installation: fat by beyza dilem toptal


Patterns of Unintentional Coordination : Migration in Simulation (vr installation & talk/presentation)
Since 2011 the civil war in Syria has resulted in 465,000 deaths and displacement among almost half of the pre-war population. Northern Bald Ibis birds, an endangered species, who are a symbol of fruitfulness in Anatolia; are not allowed to migrate from Turkey to Ethiopia due to the conflict since 2014, because their migration routes pass by Syria. They have been kept and protected at Bald Ibis Breeding Station at Birecik/ Sanliurfa, Turkey.
Overlapping patterns between those of the Ibis and Syrian War refugees evoke the abstraction of migration. Using cross-disciplinary research creates opportunities for a spatial storytelling experience, opening up conversations about interconnectivity, borders, and migration.
Patterns of Unintentional Coordination is a research project resulted in a series of explorations consists of a light installation, an artist book, found objects and a one channel video. Migration in Simulation is the last piece that was added to the series. It is an animated video simulation of Bald Ibis migration; from a bird’s eye view starting from Şanlıurfa, Turkey passing by Palmyra, Syria that has been attacked by ISIS and lands at Ethiopia where the birds normally migrate to.
Presentation / Talk:
Our current geological age is called The Anthropocene; where human activity is most dominant in the nature. Today the Anthropocene is a more than a climate discourse, it constitutes of political and social aspects too. During this talk, artist will present the project Patterns of Unintentional Coordination and talk about abstraction of borders, migration and unrealised networks in society.  This will build a ground for using technology and ecological research as a tool to create social critics and art production.
FAT : This is a collaboration piece of Carlotta Aoun, Beyza Dilem Toptal and Wonjik Yang.
Amazon’s Mechanical Turk is a virtual, distributed factory of hidden human labor for computer tasks that computers still fail to complete. Users accomplish a series of HITs (Human Intelligence Tasks) that computer algorithms of different sort of firms and corporations fail to achieve accurately –such as recognizing pictures, selecting or generating a series of tags, etc– in the environment of a computer interface. They don’t interact with another human and instead become a part of an algorithm, in exchange of a few cents. The MTurk shows to what extent the invisibility of the Internet transforms social systems. The Mechanical Turk is historically a “self-playing” chess board that uses a magnet mechanism in a box that a hidden human controls. In Amazon’s MTurk, the chessboard box is actually the internet, hiding the human labor.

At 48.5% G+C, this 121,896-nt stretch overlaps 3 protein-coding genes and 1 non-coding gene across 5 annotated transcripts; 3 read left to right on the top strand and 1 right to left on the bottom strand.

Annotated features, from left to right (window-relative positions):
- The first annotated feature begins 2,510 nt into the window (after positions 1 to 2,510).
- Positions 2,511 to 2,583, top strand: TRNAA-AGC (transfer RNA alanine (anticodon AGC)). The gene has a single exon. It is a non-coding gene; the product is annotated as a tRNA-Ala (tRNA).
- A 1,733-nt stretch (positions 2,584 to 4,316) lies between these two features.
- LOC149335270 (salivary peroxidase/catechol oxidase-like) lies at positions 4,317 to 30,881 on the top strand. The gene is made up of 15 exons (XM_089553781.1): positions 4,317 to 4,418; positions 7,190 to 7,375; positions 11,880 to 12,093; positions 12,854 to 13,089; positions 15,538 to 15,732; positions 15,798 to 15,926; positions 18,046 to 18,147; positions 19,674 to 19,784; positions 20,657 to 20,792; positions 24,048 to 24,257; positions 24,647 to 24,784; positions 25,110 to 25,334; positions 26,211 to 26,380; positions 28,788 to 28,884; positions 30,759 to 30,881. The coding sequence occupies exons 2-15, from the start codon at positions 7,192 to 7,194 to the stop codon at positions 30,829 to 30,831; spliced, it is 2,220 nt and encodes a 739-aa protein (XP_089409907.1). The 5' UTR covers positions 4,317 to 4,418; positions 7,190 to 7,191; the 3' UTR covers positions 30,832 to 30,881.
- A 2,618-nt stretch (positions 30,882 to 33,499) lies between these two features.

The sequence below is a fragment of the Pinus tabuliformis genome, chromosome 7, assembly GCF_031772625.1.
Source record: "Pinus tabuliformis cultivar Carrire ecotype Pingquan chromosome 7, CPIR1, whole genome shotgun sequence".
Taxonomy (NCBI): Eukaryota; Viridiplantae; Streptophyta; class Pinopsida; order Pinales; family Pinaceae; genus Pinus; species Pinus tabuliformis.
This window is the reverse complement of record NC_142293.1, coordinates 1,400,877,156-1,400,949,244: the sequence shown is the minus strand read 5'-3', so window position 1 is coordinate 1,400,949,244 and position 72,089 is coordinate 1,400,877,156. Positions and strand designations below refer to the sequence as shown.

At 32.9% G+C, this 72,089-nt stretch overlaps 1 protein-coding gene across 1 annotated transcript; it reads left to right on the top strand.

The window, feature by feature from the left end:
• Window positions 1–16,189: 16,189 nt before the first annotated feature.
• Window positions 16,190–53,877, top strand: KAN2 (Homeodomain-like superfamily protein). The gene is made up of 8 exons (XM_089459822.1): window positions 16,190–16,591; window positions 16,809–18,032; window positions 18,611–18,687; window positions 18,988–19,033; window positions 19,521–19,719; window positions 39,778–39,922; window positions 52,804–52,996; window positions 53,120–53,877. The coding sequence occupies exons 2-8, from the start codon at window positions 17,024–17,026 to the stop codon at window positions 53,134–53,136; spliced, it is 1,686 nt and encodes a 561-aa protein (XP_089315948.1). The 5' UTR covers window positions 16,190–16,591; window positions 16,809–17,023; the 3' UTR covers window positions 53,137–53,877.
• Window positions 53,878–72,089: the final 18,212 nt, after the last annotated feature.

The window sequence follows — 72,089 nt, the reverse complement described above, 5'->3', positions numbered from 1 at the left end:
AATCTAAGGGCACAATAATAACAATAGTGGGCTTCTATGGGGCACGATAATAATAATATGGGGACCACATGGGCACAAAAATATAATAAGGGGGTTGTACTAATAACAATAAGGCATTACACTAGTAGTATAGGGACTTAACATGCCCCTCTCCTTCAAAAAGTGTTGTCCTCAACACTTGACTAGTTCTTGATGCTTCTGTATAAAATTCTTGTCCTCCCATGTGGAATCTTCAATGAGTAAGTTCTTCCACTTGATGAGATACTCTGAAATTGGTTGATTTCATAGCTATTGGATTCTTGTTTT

FAT is an installation that visualizes the human in its most abstracted form (fat) within the virtual factory of hidden labor of Amazon’s Mechanical Turk. Using a data set from NYU about the MTurk workers, the average amount of time spent to complete one task was calculated and later converted into calories and grams of fat. The project aims to materialize the remote nature of the work, using coconut oil for its versatility between liquid and solid. FAT abstracts the human component, reducing it to energy and one of its simplest forms. To metaphorize the virtual and GIG economy and invisible structure of the Internet; coconut oil is heated up with a computer CPU which then drips through an ethernet cable onto a chessboard, recalling the original mechanical turk.